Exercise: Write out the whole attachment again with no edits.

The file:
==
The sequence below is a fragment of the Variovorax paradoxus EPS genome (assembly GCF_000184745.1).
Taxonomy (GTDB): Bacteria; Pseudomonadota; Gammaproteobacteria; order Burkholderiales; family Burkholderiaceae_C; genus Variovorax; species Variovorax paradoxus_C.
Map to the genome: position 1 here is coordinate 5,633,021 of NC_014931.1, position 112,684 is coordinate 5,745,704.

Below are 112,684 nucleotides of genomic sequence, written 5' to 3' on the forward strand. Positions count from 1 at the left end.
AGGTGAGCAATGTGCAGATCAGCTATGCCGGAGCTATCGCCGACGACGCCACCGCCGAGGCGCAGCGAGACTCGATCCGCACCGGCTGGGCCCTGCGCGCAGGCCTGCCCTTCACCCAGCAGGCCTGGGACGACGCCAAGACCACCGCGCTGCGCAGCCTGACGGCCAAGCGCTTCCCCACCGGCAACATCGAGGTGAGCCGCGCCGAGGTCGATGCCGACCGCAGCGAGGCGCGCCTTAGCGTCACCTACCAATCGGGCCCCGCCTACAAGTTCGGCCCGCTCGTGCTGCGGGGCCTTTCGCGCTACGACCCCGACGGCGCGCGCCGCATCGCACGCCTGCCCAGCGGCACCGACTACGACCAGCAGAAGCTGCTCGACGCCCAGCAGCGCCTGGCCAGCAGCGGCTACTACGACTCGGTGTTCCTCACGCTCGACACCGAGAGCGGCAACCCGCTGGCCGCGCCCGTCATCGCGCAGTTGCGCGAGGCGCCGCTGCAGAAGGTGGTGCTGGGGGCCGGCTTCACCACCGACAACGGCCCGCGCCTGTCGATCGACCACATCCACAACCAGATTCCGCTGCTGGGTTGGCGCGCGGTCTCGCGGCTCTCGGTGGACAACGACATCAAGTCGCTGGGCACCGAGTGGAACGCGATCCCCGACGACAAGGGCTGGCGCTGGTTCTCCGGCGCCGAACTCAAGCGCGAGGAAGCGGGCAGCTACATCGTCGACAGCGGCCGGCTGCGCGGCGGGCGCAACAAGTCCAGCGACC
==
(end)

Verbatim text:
The sequence below is a fragment of the Variovorax paradoxus EPS genome (assembly GCF_000184745.1).
Taxonomy (GTDB): Bacteria; Pseudomonadota; Gammaproteobacteria; order Burkholderiales; family Burkholderiaceae_C; genus Variovorax; species Variovorax paradoxus_C.
Map to the genome: position 1 here is coordinate 5,633,021 of NC_014931.1, position 112,684 is coordinate 5,745,704.

Below are 112,684 nucleotides of genomic sequence, written 5' to 3' on the forward strand. Positions count from 1 at the left end.
AGGTGAGCAATGTGCAGATCAGCTATGCCGGAGCTATCGCCGACGACGCCACCGCCGAGGCGCAGCGAGACTCGATCCGCACCGGCTGGGCCCTGCGCGCAGGCCTGCCCTTCACCCAGCAGGCCTGGGACGACGCCAAGACCACCGCGCTGCGCAGCCTGACGGCCAAGCGCTTCCCCACCGGCAACATCGAGGTGAGCCGCGCCGAGGTCGATGCCGACCGCAGCGAGGCGCGCCTTAGCGTCACCTACCAATCGGGCCCCGCCTACAAGTTCGGCCCGCTCGTGCTGCGGGGCCTTTCGCGCTACGACCCCGACGGCGCGCGCCGCATCGCACGCCTGCCCAGCGGCACCGACTACGACCAGCAGAAGCTGCTCGACGCCCAGCAGCGCCTGGCCAGCAGCGGCTACTACGACTCGGTGTTCCTCACGCTCGACACCGAGAGCGGCAACCCGCTGGCCGCGCCCGTCATCGCGCAGTTGCGCGAGGCGCCGCTGCAGAAGGTGGTGCTGGGGGCCGGCTTCACCACCGACAACGGCCCGCGCCTGTCGATCGACCACATCCACAACCAGATTCCGCTGCTGGGTTGGCGCGCGGTCTCGCGGCTCTCGGTGGACAACGACATCAAGTCGCTGGGCACCGAGTGGAACGCGATCCCCGACGACAAGGGCTGGCGCTGGTTCTCCGGCGCCGAACTCAAGCGCGAGGAAGCGGGCAGCTACATCGTCGACAGCGGCCGGCTGCGCGGCGGGCGCAACAAGTCCAGCGACC